• MM

      Robert, I appreciate that you are commenting from an academic perspective, but it feels that you are making assumptions and jumping to conclusions, which considering the brevity of your advice seems dangerous. I simply do not agree that in no way can this be seen as positive behaviour, the blog clearly says that ‘instinctively we realised that it was not meant and not hateful’ and to assume that an adoptive parent can not recognise that is rather insulting. We live and breath our children and although we always have much to learn - the assumption that we have not learnt anything is incredibly condescending.

      • Anna

        Like.

  • Robert Hafetz

    When behavior is a problem What parents must do:
    Since emotional change occurs only through experiences the task of the parent is to create an experience when in the moment of the problematic behavior while the memory is unlocked. The experience must be concurrent with and in contradiction to the memory. For example when the child is experiencing fear of attachment, or feels disconnected and isolated, an experience that contradicts that memory must be created. The parent must create an experience in which connection to the family is secure and makes the child feel wanted and loved. The child must experience this on an emotional not a cognitive level. The child must feel securely attached and loved because knowing it will not change the implicit memory. The experience creates a juxtaposition experience that contradicts the memory. When he child’s memory expresses anxiety triggered by feelings of disconnection, loss grief, isolation, or fear of attachment, the current attachment experience must be secure, and unconditional. Both can’t be true which puts the mind in conflict. The human mind must make sense out of dissonance and will modify the implicit memory before it goes back into storage. Eventually through the experience of a warm loving accepting attachment experience the child will develop a secure bond with the parents.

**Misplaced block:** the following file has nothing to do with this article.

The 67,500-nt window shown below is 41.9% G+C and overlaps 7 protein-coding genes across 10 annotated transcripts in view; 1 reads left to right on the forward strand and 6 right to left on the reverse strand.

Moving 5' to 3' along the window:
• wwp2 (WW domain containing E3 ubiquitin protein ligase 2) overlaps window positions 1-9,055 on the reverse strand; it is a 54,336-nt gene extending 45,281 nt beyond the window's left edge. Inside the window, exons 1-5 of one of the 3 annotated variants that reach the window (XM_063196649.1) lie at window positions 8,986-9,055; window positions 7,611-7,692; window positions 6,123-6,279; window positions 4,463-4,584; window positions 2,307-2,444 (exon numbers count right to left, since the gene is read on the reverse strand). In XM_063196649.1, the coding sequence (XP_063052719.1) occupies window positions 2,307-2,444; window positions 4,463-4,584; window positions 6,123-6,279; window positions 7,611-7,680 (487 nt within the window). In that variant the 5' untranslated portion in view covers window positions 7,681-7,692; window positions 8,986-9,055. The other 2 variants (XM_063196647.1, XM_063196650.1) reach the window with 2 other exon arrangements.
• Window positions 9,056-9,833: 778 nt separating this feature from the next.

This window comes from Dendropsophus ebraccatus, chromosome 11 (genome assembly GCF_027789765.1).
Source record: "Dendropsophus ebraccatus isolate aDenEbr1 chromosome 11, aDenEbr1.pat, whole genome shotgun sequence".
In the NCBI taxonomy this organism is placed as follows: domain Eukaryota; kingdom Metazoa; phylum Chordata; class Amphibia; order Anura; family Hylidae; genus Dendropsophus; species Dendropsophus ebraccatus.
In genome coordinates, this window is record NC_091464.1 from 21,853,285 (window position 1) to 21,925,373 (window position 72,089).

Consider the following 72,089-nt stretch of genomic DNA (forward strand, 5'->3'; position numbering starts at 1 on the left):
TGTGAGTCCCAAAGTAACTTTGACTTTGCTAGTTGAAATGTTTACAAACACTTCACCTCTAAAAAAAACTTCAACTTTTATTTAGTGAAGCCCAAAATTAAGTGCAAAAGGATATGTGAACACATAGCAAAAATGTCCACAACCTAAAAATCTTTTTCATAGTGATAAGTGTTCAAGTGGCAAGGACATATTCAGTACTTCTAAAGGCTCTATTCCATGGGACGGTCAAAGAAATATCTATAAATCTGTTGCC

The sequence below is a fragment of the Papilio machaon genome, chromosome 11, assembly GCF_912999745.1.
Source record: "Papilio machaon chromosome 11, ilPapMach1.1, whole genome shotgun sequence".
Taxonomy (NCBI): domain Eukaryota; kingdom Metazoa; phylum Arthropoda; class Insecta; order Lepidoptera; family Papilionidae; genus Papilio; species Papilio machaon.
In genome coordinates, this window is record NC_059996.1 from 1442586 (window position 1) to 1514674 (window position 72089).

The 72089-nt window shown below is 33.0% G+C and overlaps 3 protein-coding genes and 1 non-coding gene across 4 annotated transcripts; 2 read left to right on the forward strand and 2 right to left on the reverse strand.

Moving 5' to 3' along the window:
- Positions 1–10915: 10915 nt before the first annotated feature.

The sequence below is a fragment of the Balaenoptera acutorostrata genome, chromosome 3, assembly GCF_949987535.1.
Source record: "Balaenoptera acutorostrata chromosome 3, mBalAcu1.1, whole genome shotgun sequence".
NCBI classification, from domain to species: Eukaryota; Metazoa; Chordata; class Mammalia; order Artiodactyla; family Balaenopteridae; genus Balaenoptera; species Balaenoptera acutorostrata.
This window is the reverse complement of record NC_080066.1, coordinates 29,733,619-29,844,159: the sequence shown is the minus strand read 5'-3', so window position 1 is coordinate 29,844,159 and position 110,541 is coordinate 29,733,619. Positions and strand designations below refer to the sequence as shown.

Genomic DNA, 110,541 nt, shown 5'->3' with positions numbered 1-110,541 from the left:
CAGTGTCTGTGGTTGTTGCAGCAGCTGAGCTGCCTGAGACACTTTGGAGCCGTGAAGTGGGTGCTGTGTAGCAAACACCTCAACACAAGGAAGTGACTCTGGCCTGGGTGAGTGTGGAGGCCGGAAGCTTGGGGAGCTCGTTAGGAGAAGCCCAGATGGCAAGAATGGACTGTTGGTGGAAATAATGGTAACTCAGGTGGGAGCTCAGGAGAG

• M

      I’m not sure that this is the forum for proselytising. It is a space where adoptive families can share experiences and gain support. This kind of pseudo-academic discourse belongs elsewhere.